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Feb 20

2:20 to Maven Central – Verifying your Identity

Posted on Wednesday, February 20, 2013 in Coding

This post is the second part of the series “2:20 to Maven Central” – the complete guide to  deploying artifacts to Maven Central.

In the previous post, we looked at how to prepare and verify your luggage (a.k.a the POM file). The next step on the way to Maven Central is verifying your identity.

Empty business card

You verify your identity by signing your artifacts and publishing your public key to a public PGP key server. Signing your artifacts is a requirement for publishing them to Maven Central. This is typically accomplished by creating a signing (OpenPGP) key.

But why, you may ask, do you have to verify your identity. The answer is simple, in order to maintain the integrity of the Maven central ecosystem. By signing your artifact, you are enabling anyone who uses artifacts from maven central to be able to verify that the packages they receive do indeed come from you and have not been modified in any way.

Before going into detail of how to do this, I will summarize the whole signing process here. Basically you create a GnuPG signing keypair containing the private and public keys. The private key is used to sign your artifact, while your public key must be hosted on a public PGP server, allowing anyone to be able to verify your artifacts.


In order to generate a new keypair, you need to enter the following command in your terminal (assuming GnuPG is properly installed on your machine):

gpg –gen-key

Follow the instructions at the command prompt and accept the default settings which are recommended. A few things to note:

  • You can leave the default key without an expiration date. It is possible to change the expiration date after creating the key, but it may be difficult to communicate it.
  • Choose a good passphrase and guard it carefully. If someone were to have access to your key, (bad things could happen)™.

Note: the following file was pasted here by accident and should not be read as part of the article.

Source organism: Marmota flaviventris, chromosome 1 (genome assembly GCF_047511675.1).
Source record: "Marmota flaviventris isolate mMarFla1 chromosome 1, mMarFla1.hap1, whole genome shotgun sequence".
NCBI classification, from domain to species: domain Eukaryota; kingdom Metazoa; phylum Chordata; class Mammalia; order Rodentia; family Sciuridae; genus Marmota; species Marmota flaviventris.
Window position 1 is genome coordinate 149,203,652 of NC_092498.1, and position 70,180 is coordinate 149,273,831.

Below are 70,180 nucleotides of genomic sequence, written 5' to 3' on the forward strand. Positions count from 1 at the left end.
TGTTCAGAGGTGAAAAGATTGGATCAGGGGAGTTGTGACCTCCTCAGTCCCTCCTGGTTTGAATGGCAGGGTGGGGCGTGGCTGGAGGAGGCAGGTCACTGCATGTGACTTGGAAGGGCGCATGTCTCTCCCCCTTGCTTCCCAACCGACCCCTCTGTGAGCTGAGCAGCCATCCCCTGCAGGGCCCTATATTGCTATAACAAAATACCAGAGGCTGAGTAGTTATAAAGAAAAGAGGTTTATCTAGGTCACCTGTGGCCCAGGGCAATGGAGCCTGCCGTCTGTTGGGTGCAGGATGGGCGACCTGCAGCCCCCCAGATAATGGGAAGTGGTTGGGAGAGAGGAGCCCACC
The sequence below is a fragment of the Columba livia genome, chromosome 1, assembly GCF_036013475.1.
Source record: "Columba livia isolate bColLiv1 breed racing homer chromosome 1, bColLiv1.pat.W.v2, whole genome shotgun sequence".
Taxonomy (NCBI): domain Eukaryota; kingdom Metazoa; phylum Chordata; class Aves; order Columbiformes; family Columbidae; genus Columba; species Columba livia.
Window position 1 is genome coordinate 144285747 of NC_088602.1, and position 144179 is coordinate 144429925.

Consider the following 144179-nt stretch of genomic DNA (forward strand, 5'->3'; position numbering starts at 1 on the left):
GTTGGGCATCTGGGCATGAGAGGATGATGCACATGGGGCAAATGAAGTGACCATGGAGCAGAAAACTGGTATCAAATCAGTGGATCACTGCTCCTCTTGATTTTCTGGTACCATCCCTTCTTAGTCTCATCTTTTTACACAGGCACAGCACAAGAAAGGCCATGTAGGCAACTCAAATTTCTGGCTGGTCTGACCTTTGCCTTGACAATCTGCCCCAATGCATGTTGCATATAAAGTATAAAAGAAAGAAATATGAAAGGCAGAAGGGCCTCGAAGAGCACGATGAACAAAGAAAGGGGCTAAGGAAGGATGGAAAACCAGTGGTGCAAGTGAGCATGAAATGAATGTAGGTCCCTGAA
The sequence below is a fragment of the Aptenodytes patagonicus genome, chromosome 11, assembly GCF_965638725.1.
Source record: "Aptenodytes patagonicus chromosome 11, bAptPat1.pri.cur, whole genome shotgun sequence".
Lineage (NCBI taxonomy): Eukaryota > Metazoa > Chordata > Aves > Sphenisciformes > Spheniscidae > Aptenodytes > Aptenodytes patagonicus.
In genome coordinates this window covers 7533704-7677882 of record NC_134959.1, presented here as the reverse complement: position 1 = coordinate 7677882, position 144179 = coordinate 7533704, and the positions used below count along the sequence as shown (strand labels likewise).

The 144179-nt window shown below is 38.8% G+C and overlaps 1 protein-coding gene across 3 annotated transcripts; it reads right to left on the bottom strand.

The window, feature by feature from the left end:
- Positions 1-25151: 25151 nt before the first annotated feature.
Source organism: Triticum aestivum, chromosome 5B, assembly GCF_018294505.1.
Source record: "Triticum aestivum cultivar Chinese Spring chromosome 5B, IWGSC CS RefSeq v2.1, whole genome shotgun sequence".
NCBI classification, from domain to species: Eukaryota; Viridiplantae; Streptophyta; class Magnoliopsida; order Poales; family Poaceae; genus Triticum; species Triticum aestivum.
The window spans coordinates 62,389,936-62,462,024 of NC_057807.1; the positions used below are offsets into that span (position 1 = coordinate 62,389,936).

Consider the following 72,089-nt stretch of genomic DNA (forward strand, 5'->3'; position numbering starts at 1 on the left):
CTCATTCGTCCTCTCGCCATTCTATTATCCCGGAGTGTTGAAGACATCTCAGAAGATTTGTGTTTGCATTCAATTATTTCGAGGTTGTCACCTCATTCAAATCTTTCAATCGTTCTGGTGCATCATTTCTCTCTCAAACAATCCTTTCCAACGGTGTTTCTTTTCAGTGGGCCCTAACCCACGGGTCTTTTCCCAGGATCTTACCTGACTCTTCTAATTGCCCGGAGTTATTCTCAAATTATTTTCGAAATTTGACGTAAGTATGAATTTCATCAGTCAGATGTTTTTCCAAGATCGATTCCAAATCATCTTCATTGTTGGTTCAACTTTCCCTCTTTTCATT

• There are several GUI front-ends for GnuPG available which you could use to generate the key if you do not want to work on the command line.

Next you need to upload the public part of your generated key to a public PGP server. Uploading can be done with the following command in your terminal:

gpg –keyserver –send-key <keyID>

  • The Key ID looks something like 5DED768A and is also the name of the key file which is generated
  • PGP keys are forever. Once you upload a key, you cannot remove it anymore. You may however generate a revocation certificate to let others know that the key is invalid. The MIT PGP public key server FAQ is a good read.

Once you have created and uploaded your key, you should now configure maven to use your key for signing your artifacts. For this, there is the maven-gpg-plugin (note that the gpg command must be available from your terminal when using this plugin).

Ideally we want the artifact to be signed only when we are performing a release, not during development builds. We therefore specify in the POM file that we want signing to be activated only for releases. This is accomplished by adding the following profile to your POM file:


Now you’re all set. When performing a release build, you will be prompted for your passphrase and the artifact will be signed using your GnuPG key.

Having built and signed the artifacts, the next step would be boarding the train to Maven Central.